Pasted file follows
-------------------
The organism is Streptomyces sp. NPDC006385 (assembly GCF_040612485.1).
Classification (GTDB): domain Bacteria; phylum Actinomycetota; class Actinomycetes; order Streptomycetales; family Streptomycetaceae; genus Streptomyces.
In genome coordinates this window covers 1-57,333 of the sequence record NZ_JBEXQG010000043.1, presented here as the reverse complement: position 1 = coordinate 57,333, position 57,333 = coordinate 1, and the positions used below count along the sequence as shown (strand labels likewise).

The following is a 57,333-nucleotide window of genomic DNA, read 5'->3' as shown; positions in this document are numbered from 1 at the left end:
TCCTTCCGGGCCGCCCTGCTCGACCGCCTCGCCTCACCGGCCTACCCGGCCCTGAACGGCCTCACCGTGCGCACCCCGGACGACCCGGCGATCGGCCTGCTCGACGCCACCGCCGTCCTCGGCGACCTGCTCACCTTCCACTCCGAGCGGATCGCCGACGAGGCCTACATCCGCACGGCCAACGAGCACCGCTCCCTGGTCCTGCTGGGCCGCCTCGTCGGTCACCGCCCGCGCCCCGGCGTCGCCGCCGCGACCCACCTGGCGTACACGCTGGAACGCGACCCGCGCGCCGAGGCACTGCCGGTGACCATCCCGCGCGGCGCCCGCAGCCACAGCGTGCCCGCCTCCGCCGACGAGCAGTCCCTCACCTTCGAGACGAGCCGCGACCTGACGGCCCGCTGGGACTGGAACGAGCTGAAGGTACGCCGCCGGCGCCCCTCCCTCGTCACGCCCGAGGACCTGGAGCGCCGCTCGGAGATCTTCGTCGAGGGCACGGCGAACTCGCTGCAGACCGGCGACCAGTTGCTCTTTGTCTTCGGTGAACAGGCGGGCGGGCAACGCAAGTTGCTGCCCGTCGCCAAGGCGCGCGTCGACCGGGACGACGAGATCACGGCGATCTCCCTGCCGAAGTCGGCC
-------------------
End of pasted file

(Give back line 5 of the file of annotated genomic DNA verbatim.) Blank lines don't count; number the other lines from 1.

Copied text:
TCCTTCCGGGCCGCCCTGCTCGACCGCCTCGCCTCACCGGCCTACCCGGCCCTGAACGGCCTCACCGTGCGCACCCCGGACGACCCGGCGATCGGCCTGCTCGACGCCACCGCCGTCCTCGGCGACCTGCTCACCTTCCACTCCGAGCGGATCGCCGACGAGGCCTACATCCGCACGGCCAACGAGCACCGCTCCCTGGTCCTGCTGGGCCGCCTCGTCGGTCACCGCCCGCGCCCCGGCGTCGCCGCCGCGACCCACCTGGCGTACACGCTGGAACGCGACCCGCGCGCCGAGGCACTGCCGGTGACCATCCCGCGCGGCGCCCGCAGCCACAGCGTGCCCGCCTCCGCCGACGAGCAGTCCCTCACCTTCGAGACGAGCCGCGACCTGACGGCCCGCTGGGACTGGAACGAGCTGAAGGTACGCCGCCGGCGCCCCTCCCTCGTCACGCCCGAGGACCTGGAGCGCCGCTCGGAGATCTTCGTCGAGGGCACGGCGAACTCGCTGCAGACCGGCGACCAGTTGCTCTTTGTCTTCGGTGAACAGGCGGGCGGGCAACGCAAGTTGCTGCCCGTCGCCAAGGCGCGCGTCGACCGGGACGACGAGATCACGGCGATCTCCCTGCCGAAGTCGGCC